The business of sport, however, is not as fair as the practice of sport. With the exception of tennis, the gender pay gap in sports is stark with, for example in basketball, the top WNBA salary at $117,500 compared to $37.4 million in the NBA. Serena Williams is still the only female in the Forbes top 100 list of highest paid athletes.
But 2019 proved to be a tipping point year for women’s sport from a marketing and sponsorship point of view at least. The FIFA Women’s World Cup France 2019 had big brand sponsors including Adidas, Qatar Airways, Coca Cola and Hyundai. Visa launched its biggest ever sponsorship activation for a women’s soccer event across 33 individual markets.
Like all industries, buying sport-related shares, branded official merchandise apparel, stakes in clubs, networks such as ESPN, Sky Sport and NESN, betting, fitness and even cars such as a Ferrari, are ways to get in on the game.
Owning clubs and teams is no longer the preserve of successful entrepreneurs like Mark Cuban, owner of the Dallas Mavericks; John Henry, founder of John W. Henry & Company, the principal owner of Liverpool Football Club and the Boston Red Sox; or hedge fund manager David Tepper, who bought the Carolina Panthers for $2.2 billion. Today, $500,000 to $5 million can buy you a team or at least a stake in a team, whether or not you can make money is a completely different question.
Some companies have stakes in professional sports teams such as Nintendo of America’s ownership of the Seattle Mariners but buying shares in these underlying companies won't get perks such as luxury box seats, invitations to team events, and access to current and former players.
Additionally, thanks to actor Zack Ward and ex-NHL player Bernie Nicholls fans can now invest in pro teams via Global Sports Financial Exchange, billed the ‘sports stock market’ to get a dividend when their team wins as well as a value for their shares.
Sports betting is a global market that was valued at $104.3 billion in 2017 that currently holds 70% of the global gambling revenue. It is expected to reach approximately $155.5 billion by 2024, according to Zion Market Research.
At the consumer level, fitness is a $100 billion-dollar global industry in its own right with wearable technology as the top fitness trend for 2020 and boutique fitness, the fastest growing brick-and-mortar exercise category, highlighted by memberships that grew by 121% between 2013 and 2017.
Perhaps because of the free flow of endorphins, dopamine and serotonin, sport philanthropy plays a big role from supporting would-be Olympic medallists to transforming the lives of disadvantaged teenagers and Roger Federer’s foundation that provides food and schooling for children in six countries in Southern Africa.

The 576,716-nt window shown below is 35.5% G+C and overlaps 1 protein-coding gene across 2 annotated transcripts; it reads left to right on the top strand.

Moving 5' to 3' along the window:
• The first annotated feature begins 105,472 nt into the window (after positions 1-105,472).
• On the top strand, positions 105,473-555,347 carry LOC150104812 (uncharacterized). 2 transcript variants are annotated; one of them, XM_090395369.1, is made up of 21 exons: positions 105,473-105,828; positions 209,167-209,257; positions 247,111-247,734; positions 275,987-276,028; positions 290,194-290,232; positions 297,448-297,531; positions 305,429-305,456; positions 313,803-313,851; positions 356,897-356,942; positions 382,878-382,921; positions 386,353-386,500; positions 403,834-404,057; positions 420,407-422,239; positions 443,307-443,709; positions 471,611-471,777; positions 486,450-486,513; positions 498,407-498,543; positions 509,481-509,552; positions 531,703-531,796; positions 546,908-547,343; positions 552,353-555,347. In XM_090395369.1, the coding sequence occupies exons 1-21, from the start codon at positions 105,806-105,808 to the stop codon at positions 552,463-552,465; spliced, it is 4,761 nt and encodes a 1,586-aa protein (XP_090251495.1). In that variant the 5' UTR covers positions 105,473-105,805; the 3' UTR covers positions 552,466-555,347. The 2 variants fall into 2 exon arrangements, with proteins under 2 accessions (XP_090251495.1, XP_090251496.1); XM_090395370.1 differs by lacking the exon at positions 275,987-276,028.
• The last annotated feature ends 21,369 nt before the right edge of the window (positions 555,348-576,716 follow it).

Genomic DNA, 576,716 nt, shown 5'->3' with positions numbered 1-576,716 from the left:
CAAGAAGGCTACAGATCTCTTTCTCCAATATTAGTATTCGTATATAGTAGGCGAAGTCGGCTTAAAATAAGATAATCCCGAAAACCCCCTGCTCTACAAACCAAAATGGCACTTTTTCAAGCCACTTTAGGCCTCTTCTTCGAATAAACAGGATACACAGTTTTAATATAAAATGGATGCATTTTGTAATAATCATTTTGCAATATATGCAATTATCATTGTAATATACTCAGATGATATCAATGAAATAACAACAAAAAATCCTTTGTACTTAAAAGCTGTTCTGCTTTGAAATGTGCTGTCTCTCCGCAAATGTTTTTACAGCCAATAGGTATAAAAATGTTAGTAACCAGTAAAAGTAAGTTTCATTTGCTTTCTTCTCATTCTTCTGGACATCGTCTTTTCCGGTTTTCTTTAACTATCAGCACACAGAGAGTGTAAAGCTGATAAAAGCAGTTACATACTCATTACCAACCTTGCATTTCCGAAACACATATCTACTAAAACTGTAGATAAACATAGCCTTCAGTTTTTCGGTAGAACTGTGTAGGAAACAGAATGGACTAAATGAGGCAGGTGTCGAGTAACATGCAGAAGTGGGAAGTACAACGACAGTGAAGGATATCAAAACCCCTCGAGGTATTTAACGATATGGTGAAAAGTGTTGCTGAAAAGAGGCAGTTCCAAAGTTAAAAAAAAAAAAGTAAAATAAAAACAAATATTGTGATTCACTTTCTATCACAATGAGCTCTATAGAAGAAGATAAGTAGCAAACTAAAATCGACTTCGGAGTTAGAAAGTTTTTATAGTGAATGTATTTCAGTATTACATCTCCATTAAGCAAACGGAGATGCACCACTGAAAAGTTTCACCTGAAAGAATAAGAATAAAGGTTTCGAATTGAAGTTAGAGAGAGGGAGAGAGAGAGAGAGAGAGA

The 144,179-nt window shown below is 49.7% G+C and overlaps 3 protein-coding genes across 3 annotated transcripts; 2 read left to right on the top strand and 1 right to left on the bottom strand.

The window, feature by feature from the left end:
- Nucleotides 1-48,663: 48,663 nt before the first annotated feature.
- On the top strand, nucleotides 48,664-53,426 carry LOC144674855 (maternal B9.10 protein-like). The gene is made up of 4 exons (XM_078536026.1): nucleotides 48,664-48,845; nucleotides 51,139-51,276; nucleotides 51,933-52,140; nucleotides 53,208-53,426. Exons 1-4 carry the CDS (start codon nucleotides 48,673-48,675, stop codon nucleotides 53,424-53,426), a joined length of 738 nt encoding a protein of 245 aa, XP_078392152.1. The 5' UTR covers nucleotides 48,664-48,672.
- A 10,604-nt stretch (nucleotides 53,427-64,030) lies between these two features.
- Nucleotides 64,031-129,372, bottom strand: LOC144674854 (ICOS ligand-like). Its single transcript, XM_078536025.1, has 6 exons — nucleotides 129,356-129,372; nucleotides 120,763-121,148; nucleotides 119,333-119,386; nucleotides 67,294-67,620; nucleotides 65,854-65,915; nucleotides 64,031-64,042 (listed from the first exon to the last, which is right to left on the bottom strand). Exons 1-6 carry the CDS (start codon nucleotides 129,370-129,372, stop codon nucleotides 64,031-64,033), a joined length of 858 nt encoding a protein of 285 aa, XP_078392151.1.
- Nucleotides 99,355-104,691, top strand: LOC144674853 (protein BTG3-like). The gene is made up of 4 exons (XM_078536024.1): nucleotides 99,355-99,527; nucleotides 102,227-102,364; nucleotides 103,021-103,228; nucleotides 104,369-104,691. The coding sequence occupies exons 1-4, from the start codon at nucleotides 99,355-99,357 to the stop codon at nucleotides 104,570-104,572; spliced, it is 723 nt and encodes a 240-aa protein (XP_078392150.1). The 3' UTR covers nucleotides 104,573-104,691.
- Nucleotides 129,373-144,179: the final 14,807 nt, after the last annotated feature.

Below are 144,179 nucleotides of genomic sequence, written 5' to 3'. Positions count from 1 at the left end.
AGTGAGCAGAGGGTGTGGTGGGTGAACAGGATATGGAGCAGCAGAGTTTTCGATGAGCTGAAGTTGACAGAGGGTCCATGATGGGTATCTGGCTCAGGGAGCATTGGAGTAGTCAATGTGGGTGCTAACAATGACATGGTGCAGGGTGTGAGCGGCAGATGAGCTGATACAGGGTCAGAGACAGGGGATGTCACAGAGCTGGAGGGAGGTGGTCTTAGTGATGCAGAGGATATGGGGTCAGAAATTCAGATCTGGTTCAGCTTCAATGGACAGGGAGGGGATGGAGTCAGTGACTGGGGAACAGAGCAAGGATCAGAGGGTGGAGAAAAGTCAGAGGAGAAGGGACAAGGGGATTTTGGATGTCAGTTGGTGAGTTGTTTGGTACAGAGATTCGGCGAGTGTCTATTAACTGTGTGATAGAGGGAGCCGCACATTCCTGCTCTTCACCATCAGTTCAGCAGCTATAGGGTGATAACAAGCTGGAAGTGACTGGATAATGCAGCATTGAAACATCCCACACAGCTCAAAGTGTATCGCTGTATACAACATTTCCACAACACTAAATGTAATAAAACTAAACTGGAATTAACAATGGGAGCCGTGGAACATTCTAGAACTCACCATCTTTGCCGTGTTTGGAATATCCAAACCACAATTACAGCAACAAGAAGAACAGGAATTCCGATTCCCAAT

On an individual level too, marathons are big business for charities. Sponsored by Virgin Money, part of the Virgin Group that also owns Virgin Active gyms, the 2019 London Marathon helped take the total raised for charity since 1981 to £1 billion. The London Marathon scored another win in 2019, handing out 30,000 edible water bottles made of seaweed by British-based start-up, Skipping Rocks, in a move to cut down on plastic waste.
Transmogrifying plastic bottles is the zeitgeist with Adidas, already famous for its Parley Ocean plastic trainers, donating a football field to Miami Edison High School made of approximately 1.8 million plastic bottles.
Nike, which helped to renovate the Nathaniel Traz-Powell Stadium field using rubber from recycled athletic footwear is taking recycling to the next level at the Tokyo 2020 Olympics. Elite athletes will sleep on beds made of cardboard; Olympic medals are being constructed out of recycled electronics, such as cell phones; and Nike will be dressing its athletes in uniforms and sneakers made out of recycled polyester and ground-up shoe parts.
Sport plays many roles. While football matches in no-man’s land in the World War 1 Christmas Day truce may only be real in Robert Graves’ fiction, the United Nations sees it as a contributor to development and peace by supporting six of the Sustainable Development Goals. And as France’s ‘Black-Blanc-Beur’ showed in the 1998 and 2018 World Cups, football is one game that has the power to unite ethnically diverse nations.
“Soccer isn’t the same as Bach or Buddhism. But it is often more deeply felt than religion, and just as much a part of the community’s fabric; a repository of traditions,” says Franklin Foer, author of How Soccer Explains the World: An Unlikely Theory of Globalisation.
Hosting the Olympics and the FIFA World Cup might not make the best economic sense, but sport, and football in particular, is still one of the few unifying elements in an increasingly populist world.
Photo: © Niki Natarajan 2017